Posts Tagged ‘sustainable’

Why aren’t we using Aerblock when we build?

Sunday, September 29th, 2013

Why aren’t we using building materials like Aerblock instead of wood? Habitat Forum 1976 alumni Michael Baron is involved in manufacturing this safe, lightweight, storm-proof, insulating, healthy-air concrete material that mimics ancient pumice building blocks.

Aerblocks are so light they float, and yet they withstand major natural disasters.

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In praise of hemp – as textile, as paper, as food source

Tuesday, August 7th, 2012

Seeing the above graphic on Facebook recently (source wasn’t credited) reignited my longstanding frustration over our global failure to switch (back) to hemp as a major source for textiles, paper and food. (This article is about the hemp plant, not the marijuana plant. See more comments on this at bottom.)

I use hemp fabric in my textile work, but I find it far too difficult to source.

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Art object & Christmas tree – PossibiliTree

Tuesday, October 13th, 2009

Bringing a Christmas tree inside is actually a relatively new phenomenon. It does not go back to pagan times. It started in Germany, where one tree was brought into the local guild hall but  not into every house. That custom was then brought to England in the early nineteenth century, where for a long time it was confined to royalty.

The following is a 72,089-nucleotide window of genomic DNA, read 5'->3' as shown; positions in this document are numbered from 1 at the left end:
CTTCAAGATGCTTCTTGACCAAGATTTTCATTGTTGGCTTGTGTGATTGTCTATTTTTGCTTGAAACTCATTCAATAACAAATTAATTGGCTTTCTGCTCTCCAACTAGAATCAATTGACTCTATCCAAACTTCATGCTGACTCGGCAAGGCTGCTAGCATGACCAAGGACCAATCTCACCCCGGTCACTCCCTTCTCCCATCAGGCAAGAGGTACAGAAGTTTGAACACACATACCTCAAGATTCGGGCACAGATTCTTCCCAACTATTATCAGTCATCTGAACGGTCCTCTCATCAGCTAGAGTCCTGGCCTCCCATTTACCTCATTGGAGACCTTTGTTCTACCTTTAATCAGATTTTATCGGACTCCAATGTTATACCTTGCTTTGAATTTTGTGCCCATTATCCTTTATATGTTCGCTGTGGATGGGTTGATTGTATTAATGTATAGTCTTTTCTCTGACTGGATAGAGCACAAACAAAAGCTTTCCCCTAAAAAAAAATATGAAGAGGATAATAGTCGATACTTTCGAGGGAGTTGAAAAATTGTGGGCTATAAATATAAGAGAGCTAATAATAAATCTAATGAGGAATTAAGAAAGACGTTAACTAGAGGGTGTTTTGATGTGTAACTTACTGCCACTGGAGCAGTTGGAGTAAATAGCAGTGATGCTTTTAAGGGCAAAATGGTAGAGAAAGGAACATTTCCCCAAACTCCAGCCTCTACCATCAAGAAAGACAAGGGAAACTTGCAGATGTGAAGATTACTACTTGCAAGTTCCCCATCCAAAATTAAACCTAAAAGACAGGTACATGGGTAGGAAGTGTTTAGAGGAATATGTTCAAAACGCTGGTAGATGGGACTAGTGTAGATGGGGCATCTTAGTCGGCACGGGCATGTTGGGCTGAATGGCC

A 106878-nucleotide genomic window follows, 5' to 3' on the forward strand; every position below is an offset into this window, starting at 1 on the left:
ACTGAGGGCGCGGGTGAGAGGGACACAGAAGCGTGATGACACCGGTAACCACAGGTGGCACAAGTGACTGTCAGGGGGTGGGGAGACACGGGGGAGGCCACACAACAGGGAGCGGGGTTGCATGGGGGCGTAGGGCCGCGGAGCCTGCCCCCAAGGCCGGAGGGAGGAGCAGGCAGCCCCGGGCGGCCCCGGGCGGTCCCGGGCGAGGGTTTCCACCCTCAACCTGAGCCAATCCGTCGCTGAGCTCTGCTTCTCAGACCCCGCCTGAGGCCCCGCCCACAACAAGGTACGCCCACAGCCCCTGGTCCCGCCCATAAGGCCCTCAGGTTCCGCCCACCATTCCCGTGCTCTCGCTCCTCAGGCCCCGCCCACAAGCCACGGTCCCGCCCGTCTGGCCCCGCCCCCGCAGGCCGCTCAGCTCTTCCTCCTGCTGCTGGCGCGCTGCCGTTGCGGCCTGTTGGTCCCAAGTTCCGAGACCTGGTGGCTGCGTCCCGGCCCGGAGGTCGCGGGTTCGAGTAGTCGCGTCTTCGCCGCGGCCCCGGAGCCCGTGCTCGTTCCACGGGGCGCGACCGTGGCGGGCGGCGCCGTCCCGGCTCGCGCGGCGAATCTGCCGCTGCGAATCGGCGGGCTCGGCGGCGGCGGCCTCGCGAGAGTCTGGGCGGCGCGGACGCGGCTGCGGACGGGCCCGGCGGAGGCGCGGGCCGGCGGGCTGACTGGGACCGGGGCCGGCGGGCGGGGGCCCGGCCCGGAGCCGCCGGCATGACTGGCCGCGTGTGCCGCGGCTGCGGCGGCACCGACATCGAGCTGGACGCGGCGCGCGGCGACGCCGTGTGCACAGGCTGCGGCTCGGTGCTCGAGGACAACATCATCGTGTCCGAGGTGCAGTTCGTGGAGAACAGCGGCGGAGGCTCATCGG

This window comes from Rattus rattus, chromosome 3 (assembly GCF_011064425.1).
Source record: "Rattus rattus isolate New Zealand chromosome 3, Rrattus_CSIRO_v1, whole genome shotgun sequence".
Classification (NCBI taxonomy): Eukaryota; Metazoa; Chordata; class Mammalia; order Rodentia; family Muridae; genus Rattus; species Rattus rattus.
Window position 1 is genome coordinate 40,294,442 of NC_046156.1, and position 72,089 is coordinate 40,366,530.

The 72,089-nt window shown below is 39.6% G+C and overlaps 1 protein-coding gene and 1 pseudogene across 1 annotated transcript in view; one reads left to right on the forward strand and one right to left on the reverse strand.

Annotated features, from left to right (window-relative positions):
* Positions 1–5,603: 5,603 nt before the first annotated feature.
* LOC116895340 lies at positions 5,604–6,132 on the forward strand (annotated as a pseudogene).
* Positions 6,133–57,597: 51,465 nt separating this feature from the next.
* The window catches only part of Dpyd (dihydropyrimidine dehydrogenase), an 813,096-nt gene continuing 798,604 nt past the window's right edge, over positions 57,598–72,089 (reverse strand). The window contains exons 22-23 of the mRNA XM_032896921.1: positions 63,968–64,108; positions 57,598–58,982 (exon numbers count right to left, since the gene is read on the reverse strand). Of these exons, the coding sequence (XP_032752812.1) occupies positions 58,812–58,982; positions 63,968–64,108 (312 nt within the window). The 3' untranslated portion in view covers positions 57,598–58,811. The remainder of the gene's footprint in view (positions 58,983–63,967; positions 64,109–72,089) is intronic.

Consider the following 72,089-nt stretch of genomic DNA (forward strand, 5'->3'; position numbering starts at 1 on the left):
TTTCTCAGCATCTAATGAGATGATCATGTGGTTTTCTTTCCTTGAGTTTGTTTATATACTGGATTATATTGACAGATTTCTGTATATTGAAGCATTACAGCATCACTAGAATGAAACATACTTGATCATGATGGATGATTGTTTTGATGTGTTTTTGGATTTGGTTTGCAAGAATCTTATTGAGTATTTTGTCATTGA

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Aalto’s Villa Mairea in Finland

Saturday, June 20th, 2009

Alvar Aalto’s Villa Mairea in Noormarkku, Finland, built between 1937 and 1939 as a rural retreat, is considered one of the greatest houses of the 20th century. Japanese architect Shigeru Ban, who curated a major retrospective of Aalto’s work at the Barbican in London in 2007, says photographs give no real sense of Aalto’s buildings.

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Interiors in the new Vancouver Convention Centre

Wednesday, June 17th, 2009

The new convention centre, an entirely self-sustaining carbon neutral building, is more impressive than I predicted and is proof that environmental sustainability can actually coincide with beauty. That might not seem an unlikely pairing, but in this city things go wrong architecturally on a daily basis.

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Chen House in Taiwan by Marco Casagrande/Frank Chen

Wednesday, May 20th, 2009

The Chen House in North Taiwan, design and constructed by Finnish architect Marco Casagrande and Taiwanese architect Frank Chen, was built for an older couple who wanted to retire to the country and grow bamboo and cherry trees – on a flood plain also beset by hurricanes and earthquakes. The house is a light structure constructed almost entirely of mahogany on simple concrete posts.

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